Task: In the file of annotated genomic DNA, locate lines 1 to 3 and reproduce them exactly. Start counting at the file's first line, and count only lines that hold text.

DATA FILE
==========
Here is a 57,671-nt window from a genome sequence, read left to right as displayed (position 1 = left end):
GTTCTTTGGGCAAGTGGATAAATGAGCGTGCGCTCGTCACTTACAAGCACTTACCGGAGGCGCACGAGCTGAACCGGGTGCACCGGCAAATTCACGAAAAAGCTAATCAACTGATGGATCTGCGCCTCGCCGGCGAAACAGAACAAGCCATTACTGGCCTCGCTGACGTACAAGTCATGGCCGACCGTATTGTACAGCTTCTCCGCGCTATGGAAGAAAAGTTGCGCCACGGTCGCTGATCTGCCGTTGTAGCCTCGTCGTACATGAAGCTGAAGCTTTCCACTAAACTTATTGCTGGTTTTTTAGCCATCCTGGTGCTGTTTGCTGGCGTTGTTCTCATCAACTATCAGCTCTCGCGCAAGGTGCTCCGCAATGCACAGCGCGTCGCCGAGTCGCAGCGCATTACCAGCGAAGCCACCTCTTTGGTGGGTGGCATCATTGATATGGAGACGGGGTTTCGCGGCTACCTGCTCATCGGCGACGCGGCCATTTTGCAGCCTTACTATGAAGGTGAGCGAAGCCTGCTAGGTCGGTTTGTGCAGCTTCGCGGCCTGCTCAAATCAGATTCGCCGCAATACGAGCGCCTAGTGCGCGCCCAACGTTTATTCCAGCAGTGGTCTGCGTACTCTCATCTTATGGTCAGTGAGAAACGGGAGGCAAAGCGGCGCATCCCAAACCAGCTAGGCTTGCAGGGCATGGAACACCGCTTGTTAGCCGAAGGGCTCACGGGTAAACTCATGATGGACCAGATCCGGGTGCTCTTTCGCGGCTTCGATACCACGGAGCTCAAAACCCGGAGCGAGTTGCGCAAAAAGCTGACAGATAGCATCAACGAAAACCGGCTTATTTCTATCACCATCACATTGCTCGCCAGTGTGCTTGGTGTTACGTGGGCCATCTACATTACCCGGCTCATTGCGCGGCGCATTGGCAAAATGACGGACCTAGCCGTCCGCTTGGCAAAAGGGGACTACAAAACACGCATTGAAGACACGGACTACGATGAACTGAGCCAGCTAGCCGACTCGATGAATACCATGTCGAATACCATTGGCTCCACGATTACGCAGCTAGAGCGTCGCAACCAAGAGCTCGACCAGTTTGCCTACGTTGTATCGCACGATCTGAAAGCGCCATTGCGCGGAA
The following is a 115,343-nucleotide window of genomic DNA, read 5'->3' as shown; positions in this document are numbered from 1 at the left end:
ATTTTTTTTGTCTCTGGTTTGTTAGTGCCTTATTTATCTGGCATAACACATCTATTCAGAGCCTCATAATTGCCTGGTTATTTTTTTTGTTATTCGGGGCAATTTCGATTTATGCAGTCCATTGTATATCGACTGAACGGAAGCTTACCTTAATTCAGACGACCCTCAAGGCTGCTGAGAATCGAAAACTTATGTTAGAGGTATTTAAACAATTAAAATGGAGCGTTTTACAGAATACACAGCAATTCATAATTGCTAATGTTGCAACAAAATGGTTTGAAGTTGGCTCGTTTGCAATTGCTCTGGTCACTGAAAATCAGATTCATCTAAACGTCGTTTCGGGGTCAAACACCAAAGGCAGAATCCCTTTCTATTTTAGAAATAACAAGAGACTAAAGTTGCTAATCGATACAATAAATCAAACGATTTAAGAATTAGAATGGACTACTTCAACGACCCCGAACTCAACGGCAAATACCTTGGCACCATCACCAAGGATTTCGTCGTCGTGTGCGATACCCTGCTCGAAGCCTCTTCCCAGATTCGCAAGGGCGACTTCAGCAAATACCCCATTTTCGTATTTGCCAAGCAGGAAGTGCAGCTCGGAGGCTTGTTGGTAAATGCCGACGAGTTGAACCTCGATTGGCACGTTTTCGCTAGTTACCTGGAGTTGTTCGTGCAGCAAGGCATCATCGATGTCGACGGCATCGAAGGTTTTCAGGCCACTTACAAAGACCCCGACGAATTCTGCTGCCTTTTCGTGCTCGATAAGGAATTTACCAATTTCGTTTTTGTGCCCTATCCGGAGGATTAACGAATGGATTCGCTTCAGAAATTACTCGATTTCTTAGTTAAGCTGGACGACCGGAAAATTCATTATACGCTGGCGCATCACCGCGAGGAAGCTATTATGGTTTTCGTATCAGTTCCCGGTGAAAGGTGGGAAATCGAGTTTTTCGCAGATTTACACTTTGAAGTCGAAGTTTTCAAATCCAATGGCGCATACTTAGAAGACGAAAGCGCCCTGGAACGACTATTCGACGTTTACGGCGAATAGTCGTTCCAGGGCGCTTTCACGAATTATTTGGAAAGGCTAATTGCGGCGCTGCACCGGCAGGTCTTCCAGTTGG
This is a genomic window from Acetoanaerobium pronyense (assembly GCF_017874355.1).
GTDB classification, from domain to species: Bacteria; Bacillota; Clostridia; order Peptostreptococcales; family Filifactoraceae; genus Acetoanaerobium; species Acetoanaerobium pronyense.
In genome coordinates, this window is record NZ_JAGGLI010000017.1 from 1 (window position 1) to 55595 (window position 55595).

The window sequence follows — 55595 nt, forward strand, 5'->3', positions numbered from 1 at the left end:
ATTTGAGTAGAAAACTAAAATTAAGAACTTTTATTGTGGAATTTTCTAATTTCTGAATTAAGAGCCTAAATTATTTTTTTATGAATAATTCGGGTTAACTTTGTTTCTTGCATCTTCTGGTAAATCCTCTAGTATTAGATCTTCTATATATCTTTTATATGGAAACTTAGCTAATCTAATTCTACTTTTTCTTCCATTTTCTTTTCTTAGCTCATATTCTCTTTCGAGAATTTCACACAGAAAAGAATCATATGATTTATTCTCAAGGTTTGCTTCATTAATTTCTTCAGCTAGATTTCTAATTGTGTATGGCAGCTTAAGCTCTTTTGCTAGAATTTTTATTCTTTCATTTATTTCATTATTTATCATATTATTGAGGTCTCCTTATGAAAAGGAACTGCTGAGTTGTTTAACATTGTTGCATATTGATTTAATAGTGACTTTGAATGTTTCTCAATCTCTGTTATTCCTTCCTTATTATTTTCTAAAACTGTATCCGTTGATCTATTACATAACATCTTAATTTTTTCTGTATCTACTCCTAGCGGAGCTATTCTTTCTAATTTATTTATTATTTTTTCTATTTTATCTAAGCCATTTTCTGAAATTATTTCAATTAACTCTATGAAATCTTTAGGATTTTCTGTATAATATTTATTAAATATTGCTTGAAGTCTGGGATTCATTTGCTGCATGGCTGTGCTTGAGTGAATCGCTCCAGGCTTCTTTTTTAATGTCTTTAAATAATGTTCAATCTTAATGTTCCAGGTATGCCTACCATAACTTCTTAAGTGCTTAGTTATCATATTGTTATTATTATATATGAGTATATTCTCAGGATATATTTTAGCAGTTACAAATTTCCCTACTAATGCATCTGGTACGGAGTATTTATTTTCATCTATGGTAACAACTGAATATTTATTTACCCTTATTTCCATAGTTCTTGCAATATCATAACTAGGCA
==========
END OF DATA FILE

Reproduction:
Here is a 57,671-nt window from a genome sequence, read left to right as displayed (position 1 = left end):
GTTCTTTGGGCAAGTGGATAAATGAGCGTGCGCTCGTCACTTACAAGCACTTACCGGAGGCGCACGAGCTGAACCGGGTGCACCGGCAAATTCACGAAAAAGCTAATCAACTGATGGATCTGCGCCTCGCCGGCGAAACAGAACAAGCCATTACTGGCCTCGCTGACGTACAAGTCATGGCCGACCGTATTGTACAGCTTCTCCGCGCTATGGAAGAAAAGTTGCGCCACGGTCGCTGATCTGCCGTTGTAGCCTCGTCGTACATGAAGCTGAAGCTTTCCACTAAACTTATTGCTGGTTTTTTAGCCATCCTGGTGCTGTTTGCTGGCGTTGTTCTCATCAACTATCAGCTCTCGCGCAAGGTGCTCCGCAATGCACAGCGCGTCGCCGAGTCGCAGCGCATTACCAGCGAAGCCACCTCTTTGGTGGGTGGCATCATTGATATGGAGACGGGGTTTCGCGGCTACCTGCTCATCGGCGACGCGGCCATTTTGCAGCCTTACTATGAAGGTGAGCGAAGCCTGCTAGGTCGGTTTGTGCAGCTTCGCGGCCTGCTCAAATCAGATTCGCCGCAATACGAGCGCCTAGTGCGCGCCCAACGTTTATTCCAGCAGTGGTCTGCGTACTCTCATCTTATGGTCAGTGAGAAACGGGAGGCAAAGCGGCGCATCCCAAACCAGCTAGGCTTGCAGGGCATGGAACACCGCTTGTTAGCCGAAGGGCTCACGGGTAAACTCATGATGGACCAGATCCGGGTGCTCTTTCGCGGCTTCGATACCACGGAGCTCAAAACCCGGAGCGAGTTGCGCAAAAAGCTGACAGATAGCATCAACGAAAACCGGCTTATTTCTATCACCATCACATTGCTCGCCAGTGTGCTTGGTGTTACGTGGGCCATCTACATTACCCGGCTCATTGCGCGGCGCATTGGCAAAATGACGGACCTAGCCGTCCGCTTGGCAAAAGGGGACTACAAAACACGCATTGAAGACACGGACTACGATGAACTGAGCCAGCTAGCCGACTCGATGAATACCATGTCGAATACCATTGGCTCCACGATTACGCAGCTAGAGCGTCGCAACCAAGAGCTCGACCAGTTTGCCTACGTTGTATCGCACGATCTGAAAGCGCCATTGCGCGGAA
The following is a 115,343-nucleotide window of genomic DNA, read 5'->3' as shown; positions in this document are numbered from 1 at the left end: